Captains of Industry Activity: This activity contains short biographies of four influential Americans: Andrew Carnegie, John D. Rockefeller, Henry Ford, and J.P. Morgan. Fill out charts that explain how each man’s area of expertise contributed to America’s economic growth; their formative experiences, attitudes towards labor, and interactions with government.

Inventions Project and Presentation: Research an Industrial Revolution Era invention by answering a series of questions describing pertinent facts about the invention. Create a written or visual report. This project can be expanded into a group debate activity by having each person develop and present an argument explaining why their invention was the most influential. For help with structuring a persuasive argument around three main points, use this graphic organizer.

 
Webquest on Child Labor: This activity contains brief descriptions and links for researching what life was like for several types of child laborers: factory workers, miners, sea food and farm hands, and newsboys. Fill out worksheets answering  questions such as where the children lived, how they dressed, good and bad things about their jobs, and what reforms were needed. For historic photos, visit The History Place's Child Labor in America.
 
 
Factory Life Comparison/Contrast: Find three pictures depicting factory life in the 19th century, and three pictures depicting factory life today. Make a slide presentation using Google Slides. On each slide, explain how factory life today is different than it was in the 19th century. If you’re in a homeschool co-op, this can be turned into a group project, with individual slideshows being shared, or everyone collaborating on the same slideshow.

Additional Resources:

This Industrial Revolution CrashCourse video can be viewed as a TedEd lesson with questions and discussion topics. Download a one-page worksheet to go along with the video.

Industrial Revolution OverviewLonger video with quiz at the end.

Victorian BritainChildren in factories.


 

Homeschooling the Middle & High School Years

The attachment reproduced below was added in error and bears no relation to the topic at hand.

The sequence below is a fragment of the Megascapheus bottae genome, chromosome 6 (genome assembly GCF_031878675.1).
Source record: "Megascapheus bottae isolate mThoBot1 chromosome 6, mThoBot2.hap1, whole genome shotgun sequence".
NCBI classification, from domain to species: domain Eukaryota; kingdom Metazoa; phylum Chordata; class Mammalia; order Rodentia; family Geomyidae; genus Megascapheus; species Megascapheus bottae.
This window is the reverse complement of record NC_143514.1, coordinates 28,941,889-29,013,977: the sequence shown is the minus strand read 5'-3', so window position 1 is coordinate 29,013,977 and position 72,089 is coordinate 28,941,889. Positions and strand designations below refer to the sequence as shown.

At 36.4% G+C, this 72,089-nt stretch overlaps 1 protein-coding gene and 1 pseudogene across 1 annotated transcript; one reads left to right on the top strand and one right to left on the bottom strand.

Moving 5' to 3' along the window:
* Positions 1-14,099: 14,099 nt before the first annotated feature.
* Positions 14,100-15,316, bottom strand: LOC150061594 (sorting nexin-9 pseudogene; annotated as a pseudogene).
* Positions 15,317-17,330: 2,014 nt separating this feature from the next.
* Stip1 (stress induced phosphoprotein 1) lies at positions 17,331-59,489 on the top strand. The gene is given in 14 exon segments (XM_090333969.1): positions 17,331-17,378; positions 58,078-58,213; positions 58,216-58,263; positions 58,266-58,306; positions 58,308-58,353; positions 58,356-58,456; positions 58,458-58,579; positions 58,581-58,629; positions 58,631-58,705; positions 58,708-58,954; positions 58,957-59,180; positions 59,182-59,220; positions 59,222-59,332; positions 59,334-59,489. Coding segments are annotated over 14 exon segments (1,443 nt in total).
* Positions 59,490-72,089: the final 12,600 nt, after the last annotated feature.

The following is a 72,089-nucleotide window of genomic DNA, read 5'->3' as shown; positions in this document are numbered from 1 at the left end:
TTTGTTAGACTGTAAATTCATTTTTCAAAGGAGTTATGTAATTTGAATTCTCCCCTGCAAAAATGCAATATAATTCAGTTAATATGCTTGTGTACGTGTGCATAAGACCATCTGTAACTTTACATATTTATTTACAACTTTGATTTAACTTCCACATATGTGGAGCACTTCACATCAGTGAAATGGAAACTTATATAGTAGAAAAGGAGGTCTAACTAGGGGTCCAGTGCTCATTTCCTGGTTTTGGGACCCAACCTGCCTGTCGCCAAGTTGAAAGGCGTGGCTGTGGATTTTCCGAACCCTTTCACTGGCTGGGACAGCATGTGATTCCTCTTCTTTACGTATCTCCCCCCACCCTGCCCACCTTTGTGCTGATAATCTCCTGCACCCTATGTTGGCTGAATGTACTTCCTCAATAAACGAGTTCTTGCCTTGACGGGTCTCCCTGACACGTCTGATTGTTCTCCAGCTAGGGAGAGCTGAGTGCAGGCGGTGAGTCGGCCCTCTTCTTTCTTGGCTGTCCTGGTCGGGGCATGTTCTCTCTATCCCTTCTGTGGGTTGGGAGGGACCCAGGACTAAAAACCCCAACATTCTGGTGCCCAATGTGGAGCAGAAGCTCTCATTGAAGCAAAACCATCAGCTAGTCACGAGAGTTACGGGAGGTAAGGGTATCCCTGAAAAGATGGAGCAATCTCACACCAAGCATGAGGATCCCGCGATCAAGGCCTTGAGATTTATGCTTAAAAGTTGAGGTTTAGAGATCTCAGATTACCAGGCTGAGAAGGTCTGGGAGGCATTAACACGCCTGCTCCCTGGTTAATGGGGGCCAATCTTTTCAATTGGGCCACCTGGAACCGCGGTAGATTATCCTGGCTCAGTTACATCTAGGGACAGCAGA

Renaissance Artists
Category: Social Studies
Tags: renaissance art italian renaissance renaissance paintings da vinci raphael donatello michaelangelo

These materials for teaching about Renaissance artists can be used for several grade levels as a supplement to your own materials:

The following flipbook is a sample of a reader that highlights major artists of the Renaissance. Download the full PDF reader and workbook here

Compare/Contrast Two Works of Art: Provides a chart with suggested things to look for, such as elements of art present in the work and mood of the work. Observations can be turned into short essays.

Learn About Linear Perspective: Use a drawing interactive to examine three paintings to look for perspective lines, vanishing point, and horizon line. Then click an empty room to try to apply the rules of perspective.

Additional Renaissance lesson plans can be found at the Renaissance Connection.

Visit Leonardo’s Workshop: Learn about simple machines; play a game in which you try to identify the machines in Leonardo’s sketches; make your own sketches of gadgets to show how they work. Learn more about the artist at Exploring Leonardo.

Virtual Sistene Chapel: Fly around, zoom in and out.

Da Vinci and the Code He Lived By (Free Study Guide): 

Easy How to Draw a Ninja Turtle Face

Photo Credit: https://www.flickr.com/photos/manuelsagra/383825655/


Homeschooling the Middle & High School Years